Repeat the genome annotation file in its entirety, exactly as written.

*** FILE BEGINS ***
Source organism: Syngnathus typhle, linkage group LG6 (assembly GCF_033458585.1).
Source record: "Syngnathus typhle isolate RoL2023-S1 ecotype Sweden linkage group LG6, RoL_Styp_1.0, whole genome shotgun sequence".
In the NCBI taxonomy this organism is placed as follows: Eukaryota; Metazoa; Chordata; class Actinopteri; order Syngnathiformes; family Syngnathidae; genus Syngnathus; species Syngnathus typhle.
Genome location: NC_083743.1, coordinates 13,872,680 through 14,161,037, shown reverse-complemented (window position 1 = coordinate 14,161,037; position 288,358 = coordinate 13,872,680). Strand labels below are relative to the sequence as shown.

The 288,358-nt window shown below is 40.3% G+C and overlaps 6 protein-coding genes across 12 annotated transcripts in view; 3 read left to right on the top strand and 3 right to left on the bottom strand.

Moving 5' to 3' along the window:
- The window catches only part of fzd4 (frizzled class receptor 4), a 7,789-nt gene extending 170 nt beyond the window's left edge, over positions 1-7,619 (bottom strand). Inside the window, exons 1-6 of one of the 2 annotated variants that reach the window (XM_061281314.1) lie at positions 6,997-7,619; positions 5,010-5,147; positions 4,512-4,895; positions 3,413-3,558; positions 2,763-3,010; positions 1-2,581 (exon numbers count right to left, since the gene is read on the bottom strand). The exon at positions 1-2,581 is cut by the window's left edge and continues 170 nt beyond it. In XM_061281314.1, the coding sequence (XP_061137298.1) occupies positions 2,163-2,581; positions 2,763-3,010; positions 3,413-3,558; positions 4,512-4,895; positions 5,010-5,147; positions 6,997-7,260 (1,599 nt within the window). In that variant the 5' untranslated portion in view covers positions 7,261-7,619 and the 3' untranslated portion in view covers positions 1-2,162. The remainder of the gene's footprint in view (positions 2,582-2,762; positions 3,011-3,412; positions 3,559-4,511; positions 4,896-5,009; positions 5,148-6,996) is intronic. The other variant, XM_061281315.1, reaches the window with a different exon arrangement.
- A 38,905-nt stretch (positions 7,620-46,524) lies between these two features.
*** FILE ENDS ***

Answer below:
Source organism: Syngnathus typhle, linkage group LG6 (assembly GCF_033458585.1).
Source record: "Syngnathus typhle isolate RoL2023-S1 ecotype Sweden linkage group LG6, RoL_Styp_1.0, whole genome shotgun sequence".
In the NCBI taxonomy this organism is placed as follows: Eukaryota; Metazoa; Chordata; class Actinopteri; order Syngnathiformes; family Syngnathidae; genus Syngnathus; species Syngnathus typhle.
Genome location: NC_083743.1, coordinates 13,872,680 through 14,161,037, shown reverse-complemented (window position 1 = coordinate 14,161,037; position 288,358 = coordinate 13,872,680). Strand labels below are relative to the sequence as shown.

The 288,358-nt window shown below is 40.3% G+C and overlaps 6 protein-coding genes across 12 annotated transcripts in view; 3 read left to right on the top strand and 3 right to left on the bottom strand.

Moving 5' to 3' along the window:
- The window catches only part of fzd4 (frizzled class receptor 4), a 7,789-nt gene extending 170 nt beyond the window's left edge, over positions 1-7,619 (bottom strand). Inside the window, exons 1-6 of one of the 2 annotated variants that reach the window (XM_061281314.1) lie at positions 6,997-7,619; positions 5,010-5,147; positions 4,512-4,895; positions 3,413-3,558; positions 2,763-3,010; positions 1-2,581 (exon numbers count right to left, since the gene is read on the bottom strand). The exon at positions 1-2,581 is cut by the window's left edge and continues 170 nt beyond it. In XM_061281314.1, the coding sequence (XP_061137298.1) occupies positions 2,163-2,581; positions 2,763-3,010; positions 3,413-3,558; positions 4,512-4,895; positions 5,010-5,147; positions 6,997-7,260 (1,599 nt within the window). In that variant the 5' untranslated portion in view covers positions 7,261-7,619 and the 3' untranslated portion in view covers positions 1-2,162. The remainder of the gene's footprint in view (positions 2,582-2,762; positions 3,011-3,412; positions 3,559-4,511; positions 4,896-5,009; positions 5,148-6,996) is intronic. The other variant, XM_061281315.1, reaches the window with a different exon arrangement.
- A 38,905-nt stretch (positions 7,620-46,524) lies between these two features.